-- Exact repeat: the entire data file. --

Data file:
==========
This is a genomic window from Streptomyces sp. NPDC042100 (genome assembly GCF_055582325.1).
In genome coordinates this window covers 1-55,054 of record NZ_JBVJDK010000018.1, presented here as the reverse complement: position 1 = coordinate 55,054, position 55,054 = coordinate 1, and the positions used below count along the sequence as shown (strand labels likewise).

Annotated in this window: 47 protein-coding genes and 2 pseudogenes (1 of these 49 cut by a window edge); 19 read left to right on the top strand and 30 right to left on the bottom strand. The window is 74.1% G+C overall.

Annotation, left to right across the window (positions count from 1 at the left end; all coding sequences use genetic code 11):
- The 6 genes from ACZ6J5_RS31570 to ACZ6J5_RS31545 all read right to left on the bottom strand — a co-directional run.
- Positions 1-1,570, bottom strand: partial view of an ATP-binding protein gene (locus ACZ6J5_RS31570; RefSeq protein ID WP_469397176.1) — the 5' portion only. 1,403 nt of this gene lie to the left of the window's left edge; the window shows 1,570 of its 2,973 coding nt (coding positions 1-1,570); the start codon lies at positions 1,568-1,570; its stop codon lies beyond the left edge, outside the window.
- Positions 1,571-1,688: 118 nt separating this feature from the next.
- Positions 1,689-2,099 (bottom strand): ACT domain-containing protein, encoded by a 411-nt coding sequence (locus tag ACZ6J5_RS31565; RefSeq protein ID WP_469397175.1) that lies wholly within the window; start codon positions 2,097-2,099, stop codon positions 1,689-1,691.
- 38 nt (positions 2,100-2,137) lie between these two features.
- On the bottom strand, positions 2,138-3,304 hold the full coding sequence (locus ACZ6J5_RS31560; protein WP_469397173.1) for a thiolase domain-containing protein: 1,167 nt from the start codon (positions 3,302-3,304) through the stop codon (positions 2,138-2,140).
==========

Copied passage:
This is a genomic window from Streptomyces sp. NPDC042100 (genome assembly GCF_055582325.1).
In genome coordinates this window covers 1-55,054 of record NZ_JBVJDK010000018.1, presented here as the reverse complement: position 1 = coordinate 55,054, position 55,054 = coordinate 1, and the positions used below count along the sequence as shown (strand labels likewise).

Annotated in this window: 47 protein-coding genes and 2 pseudogenes (1 of these 49 cut by a window edge); 19 read left to right on the top strand and 30 right to left on the bottom strand. The window is 74.1% G+C overall.

Annotation, left to right across the window (positions count from 1 at the left end; all coding sequences use genetic code 11):
- The 6 genes from ACZ6J5_RS31570 to ACZ6J5_RS31545 all read right to left on the bottom strand — a co-directional run.
- Positions 1-1,570, bottom strand: partial view of an ATP-binding protein gene (locus ACZ6J5_RS31570; RefSeq protein ID WP_469397176.1) — the 5' portion only. 1,403 nt of this gene lie to the left of the window's left edge; the window shows 1,570 of its 2,973 coding nt (coding positions 1-1,570); the start codon lies at positions 1,568-1,570; its stop codon lies beyond the left edge, outside the window.
- Positions 1,571-1,688: 118 nt separating this feature from the next.
- Positions 1,689-2,099 (bottom strand): ACT domain-containing protein, encoded by a 411-nt coding sequence (locus tag ACZ6J5_RS31565; RefSeq protein ID WP_469397175.1) that lies wholly within the window; start codon positions 2,097-2,099, stop codon positions 1,689-1,691.
- 38 nt (positions 2,100-2,137) lie between these two features.
- On the bottom strand, positions 2,138-3,304 hold the full coding sequence (locus ACZ6J5_RS31560; protein WP_469397173.1) for a thiolase domain-containing protein: 1,167 nt from the start codon (positions 3,302-3,304) through the stop codon (positions 2,138-2,140).